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The holidays are now upon us, and while things may be different this year, shoppers are still eager to get stylish outfits for the festive season and beyond. Unfortunately, the billion-dollar fashion industry has contributed greatly to the global climate crisis. According to the Fashion Industry Report’s Pulse, the business was responsible for 1.7 billion tonnes of carbon dioxide in 2015. The industry is responsible for around 5% of all human-made greenhouse gas emissions, and that percentage is set to grow. Fortunately, sustainable fashion, which has been a topic of interest for years, is even more on our radar in 2020. With the growing prospect of climate change and an economy adversely affected by COVID-19, many people are rethinking their shopping habits.

A sizable number of savvy shoppers are wielding their consumer spending power to support Black-owned businesses who are doing the critical work to be greener. Even major tech companies are getting behind the movement to buy from small Black-owned enterprises. Facebook’s first-ever #BuyBlack Friday campaign, for example, ran in the weeks leading up to Black Friday. The message is becoming clear: Where you spend your money counts. So shop wisely.

Check out these 14 small Black-owned businesses that offer sustainable and stylish clothing you can support this season and beyond.


Taylor Jay Collection

Based in Oakland, Calif., Taylor Jay is a fair-made clothing line designing high-quality, eco-friendly elevated basics. It ethically sources recycled and upcycled threads to create its environmentally friendly garments.

Chelsea Bravo

Chelsea Bravo founded her eponymous menswear label in 2013 before transitioning into more gender-neutral styles. The company is based in Brooklyn, N.Y., and each contemporary, artistic design is made-to-order in-house using plant-derived materials.

Aliya Wanek

Aliya Wanek is a speech therapist by day and a womenswear designer by night. The Oakland-based eponymous label, established in 2016, produces timeless, comfortable pieces from natural fibers. Each piece is hand-dyed in the Bay Area and offers a mix of the American classic and Japanese aesthetics.

Brother Vellies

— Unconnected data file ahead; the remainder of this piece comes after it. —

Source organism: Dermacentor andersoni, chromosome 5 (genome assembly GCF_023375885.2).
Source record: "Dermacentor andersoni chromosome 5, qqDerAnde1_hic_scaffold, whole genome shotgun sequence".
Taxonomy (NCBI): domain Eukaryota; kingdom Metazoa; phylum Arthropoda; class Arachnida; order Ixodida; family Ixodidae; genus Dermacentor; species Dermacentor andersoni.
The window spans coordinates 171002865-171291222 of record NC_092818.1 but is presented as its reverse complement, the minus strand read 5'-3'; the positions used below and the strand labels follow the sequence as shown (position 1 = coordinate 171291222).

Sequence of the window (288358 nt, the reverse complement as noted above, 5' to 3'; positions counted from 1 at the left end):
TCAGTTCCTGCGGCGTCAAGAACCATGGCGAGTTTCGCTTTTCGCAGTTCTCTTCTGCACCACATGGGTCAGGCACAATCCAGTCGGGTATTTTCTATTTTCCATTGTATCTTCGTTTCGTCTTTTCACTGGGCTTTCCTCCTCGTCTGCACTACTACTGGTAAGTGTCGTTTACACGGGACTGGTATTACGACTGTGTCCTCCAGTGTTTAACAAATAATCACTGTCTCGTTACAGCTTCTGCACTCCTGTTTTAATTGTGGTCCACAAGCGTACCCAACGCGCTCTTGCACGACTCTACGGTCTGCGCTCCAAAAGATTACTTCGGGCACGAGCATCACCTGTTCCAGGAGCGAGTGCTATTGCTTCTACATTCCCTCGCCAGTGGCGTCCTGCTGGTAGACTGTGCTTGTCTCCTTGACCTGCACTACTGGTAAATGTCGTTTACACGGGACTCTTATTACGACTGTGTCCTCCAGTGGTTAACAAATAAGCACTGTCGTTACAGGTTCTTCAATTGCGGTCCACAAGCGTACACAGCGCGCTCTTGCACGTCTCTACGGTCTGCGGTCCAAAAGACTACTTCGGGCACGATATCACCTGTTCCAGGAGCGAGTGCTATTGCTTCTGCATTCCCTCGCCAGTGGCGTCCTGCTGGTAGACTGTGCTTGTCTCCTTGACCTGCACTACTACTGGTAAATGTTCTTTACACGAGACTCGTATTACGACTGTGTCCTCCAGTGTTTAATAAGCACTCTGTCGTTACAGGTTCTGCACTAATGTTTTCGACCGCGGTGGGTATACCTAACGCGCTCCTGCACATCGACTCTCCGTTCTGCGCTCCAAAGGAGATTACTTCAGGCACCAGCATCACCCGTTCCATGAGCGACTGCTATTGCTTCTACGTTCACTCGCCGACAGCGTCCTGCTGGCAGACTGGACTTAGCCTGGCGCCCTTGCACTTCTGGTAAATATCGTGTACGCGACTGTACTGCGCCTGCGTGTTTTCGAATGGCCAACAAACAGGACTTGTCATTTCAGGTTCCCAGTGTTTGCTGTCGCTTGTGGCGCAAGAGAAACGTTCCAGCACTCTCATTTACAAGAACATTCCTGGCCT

Brother Vellies was founded in 2013 by Canadian fashion professional Aurora James with the goal of keeping traditional African design practices and techniques alive while creating and sustaining artisanal jobs. Originally focused on South African “vellies” made of Springbok leather, the collection is now produced across the globe in Kenya, Mexico, Morocco, Ethiopia, Burkina Faso, Italy, Haiti and the U.S.A.

Sarep + Rose

Designed in New York City by Liberian founder Robin Sirleaf using leather sourced, cut and sewn in Africa, Sarep + Rose’s bags honor their heritage and embody a distinctive hybrid modernity. The accessories present a bright juxtaposition of African materials and craftsmanship with western design and functionality. The ultimate aim is to fuse two separate worlds and make a positive social and economic impact on Pan-African society while supporting self-taught artisans.

Dynasty George 

This zero-waste clothing line serves up timeless romantic looks. Designed by Dynasty Casanova, the pieces are handmade in Brooklyn from vintage and recycled textiles. Some of the brands core values include zero waste, giving back and craftsmanship.


The Brooklyn-based label, founded by Fe Noel, creates vibrant and bold collections inspired by Caribbean nature and Renaissance art. Currently, everything is made in a small production house in the Crown Heights neighborhood.


Míe is a lifestyle brand that provides design and fashion consciously made to be nature-friendly with a focus on resort wear. All of the clothes are locally produced by seamstresses and artisans in Lagos, Nigeria, where the company is based.

Lem Lem 

Lem Lem, by supermodel Liya Kebede, is an artisan-driven collection of women’s, men’s and children’s wear and home goods made entirely in Africa. The core products are handwoven from natural cotton in Ethiopia and the brand is steadily expanding partnerships with additional artisan groups across the continent.

House of Aama

The House of Aama is the spiritual expression of mother and daughter duo, Rebecca Henry and Akua Shabaka, in material form. The brand explores the Black experience by designing garments with nostalgic references informed by historical research, archival analysis and inspirational storytelling.

Studio 189

Studio One Eighty Nine, cofounded by Rosario Dawson and Abrima Erwiah, is a fashion lifestyle brand and social enterprise that has recently won the prestigious CFDA Lexus Fashion Initiative for Sustainability. The brand is made in the Motherland and produces African and African-inspired content and clothing. Studio One Eighty Nine works with artisanal communities that specialize in various traditional craftsmanship techniques including natural plant-based dye indigo, hand-drawn batik, kente weaving and more.

Earth Toned Collective

Earth Toned Collective is a sustainable and ethical women’s apparel brand. Designing with the Earth in mind via eco-friendly and revived materials, the label’s form of luxury is meant to liberate, celebrate and connect you to nature.


EDAS was created with innovation in mind, initially focusing on sustainability while using unusual home goods and refurbished elements. The brand now delivers feminine and staple accessories, accommodating the eclectic style of the everyday woman.


Founded in 2018 by activist and lifestyle influencer Lula Dualeh, the Act Up Sis brand offers sustainable Somali Baatis, a classic cotton house dress that is simple in design and easy to wear. Each baati is made from organic cotton which is better for the environment. Dualeh has also consolidated her sourcing and has decided to only work with one small business as her supplier.


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